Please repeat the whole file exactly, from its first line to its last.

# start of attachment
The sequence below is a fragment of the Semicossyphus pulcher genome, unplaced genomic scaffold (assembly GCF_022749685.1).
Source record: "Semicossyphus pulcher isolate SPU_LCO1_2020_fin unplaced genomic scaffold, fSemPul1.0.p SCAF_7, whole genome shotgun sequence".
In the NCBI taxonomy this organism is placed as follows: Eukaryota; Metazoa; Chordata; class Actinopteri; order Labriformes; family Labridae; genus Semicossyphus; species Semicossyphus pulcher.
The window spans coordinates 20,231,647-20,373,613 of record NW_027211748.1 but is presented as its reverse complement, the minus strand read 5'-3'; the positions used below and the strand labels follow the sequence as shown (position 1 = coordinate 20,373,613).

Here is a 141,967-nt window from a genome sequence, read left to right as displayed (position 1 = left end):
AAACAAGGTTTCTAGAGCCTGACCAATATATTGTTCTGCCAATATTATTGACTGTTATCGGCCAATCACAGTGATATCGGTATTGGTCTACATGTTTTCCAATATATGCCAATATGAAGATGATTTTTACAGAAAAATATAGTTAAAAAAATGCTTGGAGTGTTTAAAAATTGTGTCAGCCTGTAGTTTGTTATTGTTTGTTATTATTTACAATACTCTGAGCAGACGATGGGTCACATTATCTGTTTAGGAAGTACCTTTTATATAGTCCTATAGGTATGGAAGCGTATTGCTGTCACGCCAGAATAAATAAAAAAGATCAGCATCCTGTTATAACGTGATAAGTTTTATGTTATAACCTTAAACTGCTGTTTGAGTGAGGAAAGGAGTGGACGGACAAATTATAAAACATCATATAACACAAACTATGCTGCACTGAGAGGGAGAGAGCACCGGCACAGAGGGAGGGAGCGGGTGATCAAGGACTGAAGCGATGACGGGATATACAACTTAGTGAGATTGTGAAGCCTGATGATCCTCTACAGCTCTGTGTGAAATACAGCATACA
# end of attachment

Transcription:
The sequence below is a fragment of the Semicossyphus pulcher genome, unplaced genomic scaffold (assembly GCF_022749685.1).
Source record: "Semicossyphus pulcher isolate SPU_LCO1_2020_fin unplaced genomic scaffold, fSemPul1.0.p SCAF_7, whole genome shotgun sequence".
In the NCBI taxonomy this organism is placed as follows: Eukaryota; Metazoa; Chordata; class Actinopteri; order Labriformes; family Labridae; genus Semicossyphus; species Semicossyphus pulcher.
The window spans coordinates 20,231,647-20,373,613 of record NW_027211748.1 but is presented as its reverse complement, the minus strand read 5'-3'; the positions used below and the strand labels follow the sequence as shown (position 1 = coordinate 20,373,613).

Here is a 141,967-nt window from a genome sequence, read left to right as displayed (position 1 = left end):
AAACAAGGTTTCTAGAGCCTGACCAATATATTGTTCTGCCAATATTATTGACTGTTATCGGCCAATCACAGTGATATCGGTATTGGTCTACATGTTTTCCAATATATGCCAATATGAAGATGATTTTTACAGAAAAATATAGTTAAAAAAATGCTTGGAGTGTTTAAAAATTGTGTCAGCCTGTAGTTTGTTATTGTTTGTTATTATTTACAATACTCTGAGCAGACGATGGGTCACATTATCTGTTTAGGAAGTACCTTTTATATAGTCCTATAGGTATGGAAGCGTATTGCTGTCACGCCAGAATAAATAAAAAAGATCAGCATCCTGTTATAACGTGATAAGTTTTATGTTATAACCTTAAACTGCTGTTTGAGTGAGGAAAGGAGTGGACGGACAAATTATAAAACATCATATAACACAAACTATGCTGCACTGAGAGGGAGAGAGCACCGGCACAGAGGGAGGGAGCGGGTGATCAAGGACTGAAGCGATGACGGGATATACAACTTAGTGAGATTGTGAAGCCTGATGATCCTCTACAGCTCTGTGTGAAATACAGCATACA